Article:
“Obviously having a great swim in the 400 gives me confidence coming into the 200,” Titmus said. “I thought my back end was definitely my strength in the 400. I knew I could have that on the way home in the 200.”
Titmus, who will face Ledecky again in the 800 free, showed compassion for the swimmer who was thought to be her biggest rival.
“I don’t think it’s a bad result for her. She’s still fifth at the Olympic Games,” the Aussie said. “This was the field that had the most depth of all my events.”
Indeed, Italy’s Federica Pellegrini of Italy finished seventh in her fifth and final Olympics. She won the gold in 2008 and is still the world record holder.
A day after Simone Biles’ stunning withdrawal from the gymnastics team event, Ledecky insisted that she wasn’t bothered by the burden of enormous expectations placed on her after winning four gold medals and a silver at the 2016 Rio Games.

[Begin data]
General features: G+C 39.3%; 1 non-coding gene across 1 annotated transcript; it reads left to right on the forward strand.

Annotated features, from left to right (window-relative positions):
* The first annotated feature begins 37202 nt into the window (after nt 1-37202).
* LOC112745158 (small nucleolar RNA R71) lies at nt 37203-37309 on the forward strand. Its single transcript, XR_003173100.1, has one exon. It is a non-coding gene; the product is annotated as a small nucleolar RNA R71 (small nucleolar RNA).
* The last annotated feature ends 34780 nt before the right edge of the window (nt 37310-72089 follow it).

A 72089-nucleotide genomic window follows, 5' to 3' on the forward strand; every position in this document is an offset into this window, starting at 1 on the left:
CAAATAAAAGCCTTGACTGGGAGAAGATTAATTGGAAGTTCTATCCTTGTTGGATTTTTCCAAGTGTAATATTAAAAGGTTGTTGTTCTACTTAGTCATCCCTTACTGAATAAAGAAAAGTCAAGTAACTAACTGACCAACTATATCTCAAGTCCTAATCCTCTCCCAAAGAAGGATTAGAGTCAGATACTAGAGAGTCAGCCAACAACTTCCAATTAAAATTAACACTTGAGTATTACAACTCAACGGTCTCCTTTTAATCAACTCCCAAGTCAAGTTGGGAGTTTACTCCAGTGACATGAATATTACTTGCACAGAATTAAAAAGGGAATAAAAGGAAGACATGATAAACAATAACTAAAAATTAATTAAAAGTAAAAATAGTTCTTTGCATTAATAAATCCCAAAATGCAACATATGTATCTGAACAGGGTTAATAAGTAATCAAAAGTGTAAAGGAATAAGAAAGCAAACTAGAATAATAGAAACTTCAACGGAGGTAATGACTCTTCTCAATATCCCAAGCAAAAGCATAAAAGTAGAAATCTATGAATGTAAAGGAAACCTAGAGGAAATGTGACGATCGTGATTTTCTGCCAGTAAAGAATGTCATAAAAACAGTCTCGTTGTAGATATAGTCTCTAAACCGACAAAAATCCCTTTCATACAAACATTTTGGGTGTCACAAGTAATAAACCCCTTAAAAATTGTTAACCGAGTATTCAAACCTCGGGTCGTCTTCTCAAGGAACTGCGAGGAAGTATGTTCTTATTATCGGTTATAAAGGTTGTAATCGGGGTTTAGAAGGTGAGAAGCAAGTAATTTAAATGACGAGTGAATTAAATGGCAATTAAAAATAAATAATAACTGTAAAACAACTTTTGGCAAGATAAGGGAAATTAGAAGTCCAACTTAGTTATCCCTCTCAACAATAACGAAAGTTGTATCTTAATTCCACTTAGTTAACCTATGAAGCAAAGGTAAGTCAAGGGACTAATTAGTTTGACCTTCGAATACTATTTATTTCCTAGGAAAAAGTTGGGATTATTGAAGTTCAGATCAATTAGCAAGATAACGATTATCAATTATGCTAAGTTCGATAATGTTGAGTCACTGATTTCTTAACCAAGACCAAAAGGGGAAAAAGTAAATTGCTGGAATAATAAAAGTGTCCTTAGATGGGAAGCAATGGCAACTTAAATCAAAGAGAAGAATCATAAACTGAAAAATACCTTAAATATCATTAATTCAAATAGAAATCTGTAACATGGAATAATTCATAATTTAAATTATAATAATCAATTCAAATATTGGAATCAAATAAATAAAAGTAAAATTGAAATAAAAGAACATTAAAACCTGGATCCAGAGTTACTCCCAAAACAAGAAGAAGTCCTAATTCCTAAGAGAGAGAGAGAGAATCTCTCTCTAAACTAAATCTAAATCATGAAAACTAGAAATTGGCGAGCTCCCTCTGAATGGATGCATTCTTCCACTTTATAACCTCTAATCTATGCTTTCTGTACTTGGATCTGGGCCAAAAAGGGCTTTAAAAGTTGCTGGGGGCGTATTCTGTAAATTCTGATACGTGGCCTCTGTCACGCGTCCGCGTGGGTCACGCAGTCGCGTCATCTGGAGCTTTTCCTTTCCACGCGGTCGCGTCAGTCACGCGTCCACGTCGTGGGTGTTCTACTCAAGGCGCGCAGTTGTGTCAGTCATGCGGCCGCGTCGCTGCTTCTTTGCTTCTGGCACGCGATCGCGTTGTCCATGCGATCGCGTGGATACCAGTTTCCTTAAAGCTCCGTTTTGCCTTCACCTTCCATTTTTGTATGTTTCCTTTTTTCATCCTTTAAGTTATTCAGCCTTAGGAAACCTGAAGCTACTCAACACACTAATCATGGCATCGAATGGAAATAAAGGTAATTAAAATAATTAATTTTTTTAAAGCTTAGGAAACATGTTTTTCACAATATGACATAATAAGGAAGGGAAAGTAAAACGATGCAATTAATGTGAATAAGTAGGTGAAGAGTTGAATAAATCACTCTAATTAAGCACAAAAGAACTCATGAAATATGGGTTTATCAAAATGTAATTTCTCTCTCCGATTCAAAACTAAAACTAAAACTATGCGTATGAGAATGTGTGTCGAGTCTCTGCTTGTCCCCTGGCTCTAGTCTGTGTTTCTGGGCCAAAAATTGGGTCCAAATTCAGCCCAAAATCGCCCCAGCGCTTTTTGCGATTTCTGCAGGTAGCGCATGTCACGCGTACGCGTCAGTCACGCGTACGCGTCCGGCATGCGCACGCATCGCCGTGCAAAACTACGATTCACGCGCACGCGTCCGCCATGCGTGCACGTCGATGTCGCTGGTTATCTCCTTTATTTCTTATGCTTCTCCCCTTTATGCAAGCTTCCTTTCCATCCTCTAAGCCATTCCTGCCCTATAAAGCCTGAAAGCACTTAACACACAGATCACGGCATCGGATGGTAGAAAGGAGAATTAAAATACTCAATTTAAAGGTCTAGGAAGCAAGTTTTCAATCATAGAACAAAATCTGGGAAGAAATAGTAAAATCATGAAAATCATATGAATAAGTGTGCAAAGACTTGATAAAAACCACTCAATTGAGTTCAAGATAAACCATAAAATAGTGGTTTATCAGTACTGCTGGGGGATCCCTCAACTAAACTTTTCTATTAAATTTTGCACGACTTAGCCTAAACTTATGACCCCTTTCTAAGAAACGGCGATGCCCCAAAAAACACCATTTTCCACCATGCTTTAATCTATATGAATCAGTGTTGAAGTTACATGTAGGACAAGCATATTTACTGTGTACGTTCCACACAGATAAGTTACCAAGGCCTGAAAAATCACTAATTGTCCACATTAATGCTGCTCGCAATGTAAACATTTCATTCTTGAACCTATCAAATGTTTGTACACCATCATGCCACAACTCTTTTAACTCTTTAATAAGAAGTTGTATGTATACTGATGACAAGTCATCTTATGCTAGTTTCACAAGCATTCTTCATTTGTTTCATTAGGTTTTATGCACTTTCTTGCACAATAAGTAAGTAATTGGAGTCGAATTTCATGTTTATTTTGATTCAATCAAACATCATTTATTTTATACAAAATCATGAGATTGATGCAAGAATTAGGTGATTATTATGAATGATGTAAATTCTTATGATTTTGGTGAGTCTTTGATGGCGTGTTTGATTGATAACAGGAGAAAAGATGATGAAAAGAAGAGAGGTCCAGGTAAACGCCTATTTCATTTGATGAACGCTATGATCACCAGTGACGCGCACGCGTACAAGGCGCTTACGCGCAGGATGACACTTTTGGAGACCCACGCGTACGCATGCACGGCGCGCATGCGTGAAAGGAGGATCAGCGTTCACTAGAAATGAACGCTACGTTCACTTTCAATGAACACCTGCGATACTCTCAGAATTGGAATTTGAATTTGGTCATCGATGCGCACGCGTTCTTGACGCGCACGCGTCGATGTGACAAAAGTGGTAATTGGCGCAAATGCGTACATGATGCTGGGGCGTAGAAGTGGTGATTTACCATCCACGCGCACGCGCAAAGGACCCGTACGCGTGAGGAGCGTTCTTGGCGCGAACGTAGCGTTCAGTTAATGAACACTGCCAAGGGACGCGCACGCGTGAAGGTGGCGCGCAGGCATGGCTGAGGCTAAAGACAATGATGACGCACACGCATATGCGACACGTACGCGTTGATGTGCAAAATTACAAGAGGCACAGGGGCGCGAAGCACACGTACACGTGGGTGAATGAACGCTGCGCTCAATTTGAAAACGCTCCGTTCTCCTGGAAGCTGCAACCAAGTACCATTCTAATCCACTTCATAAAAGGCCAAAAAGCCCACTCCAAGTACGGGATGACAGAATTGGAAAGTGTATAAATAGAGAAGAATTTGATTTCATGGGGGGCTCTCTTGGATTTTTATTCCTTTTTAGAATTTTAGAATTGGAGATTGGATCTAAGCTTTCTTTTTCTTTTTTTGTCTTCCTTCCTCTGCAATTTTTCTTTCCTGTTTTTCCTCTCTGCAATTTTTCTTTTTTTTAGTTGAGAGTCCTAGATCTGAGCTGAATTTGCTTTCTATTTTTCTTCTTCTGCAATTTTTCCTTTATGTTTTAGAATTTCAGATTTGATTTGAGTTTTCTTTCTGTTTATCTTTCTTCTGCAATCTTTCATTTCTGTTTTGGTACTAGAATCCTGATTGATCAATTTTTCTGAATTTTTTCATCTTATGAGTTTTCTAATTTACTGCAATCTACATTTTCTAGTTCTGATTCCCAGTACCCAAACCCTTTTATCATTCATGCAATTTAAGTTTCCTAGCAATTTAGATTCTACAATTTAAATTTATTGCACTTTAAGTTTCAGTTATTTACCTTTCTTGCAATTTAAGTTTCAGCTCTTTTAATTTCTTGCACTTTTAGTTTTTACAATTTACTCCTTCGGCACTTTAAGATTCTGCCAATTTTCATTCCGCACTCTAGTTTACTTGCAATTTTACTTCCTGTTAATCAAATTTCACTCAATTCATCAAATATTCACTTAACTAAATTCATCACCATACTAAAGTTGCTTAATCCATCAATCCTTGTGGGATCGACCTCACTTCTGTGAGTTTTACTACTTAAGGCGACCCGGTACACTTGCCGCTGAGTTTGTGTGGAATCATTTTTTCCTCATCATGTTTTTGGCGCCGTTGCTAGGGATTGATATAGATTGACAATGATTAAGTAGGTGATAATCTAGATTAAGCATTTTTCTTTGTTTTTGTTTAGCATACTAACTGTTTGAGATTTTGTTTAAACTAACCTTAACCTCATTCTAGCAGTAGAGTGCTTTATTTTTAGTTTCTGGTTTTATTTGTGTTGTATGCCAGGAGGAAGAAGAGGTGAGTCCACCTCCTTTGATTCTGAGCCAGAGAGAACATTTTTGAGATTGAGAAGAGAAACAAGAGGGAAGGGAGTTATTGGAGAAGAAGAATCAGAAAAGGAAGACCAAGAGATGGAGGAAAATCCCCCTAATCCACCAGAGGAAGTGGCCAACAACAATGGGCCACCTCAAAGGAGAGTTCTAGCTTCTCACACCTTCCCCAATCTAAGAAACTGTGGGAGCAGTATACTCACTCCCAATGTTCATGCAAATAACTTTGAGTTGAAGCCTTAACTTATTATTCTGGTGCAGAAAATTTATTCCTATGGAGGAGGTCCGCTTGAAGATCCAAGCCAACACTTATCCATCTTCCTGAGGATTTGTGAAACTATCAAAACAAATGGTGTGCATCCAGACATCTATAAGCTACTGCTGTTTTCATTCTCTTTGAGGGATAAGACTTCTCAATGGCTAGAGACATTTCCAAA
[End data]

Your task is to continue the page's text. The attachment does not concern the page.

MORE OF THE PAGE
“I feel like I handle the pressure,” she said. “The biggest pressure I have is the pressure I put on myself and I feel like I’ve gotten past that over the years. I truly just want to enjoy this experience.”
The British team was enjoying itself after a historic 4×200 free relay win.
Dean led off for the winners, James Guy and Matthew Richards took the middle legs, and Scott finished off the victory in 6:58.58.
That was just off the world record set by the Americans (6:58.55) at the 2009 world championships during the rubberized suit era.
It was the first British gold in the event since it made its debut at the first London Games more than a century ago. Russia claimed the silver in 7:01.81, while Australia took the bronze in 7:01.84.
The four-time defending champion Americans finished fourth—the first time they’ve failed to win a medal in the event except for ’80.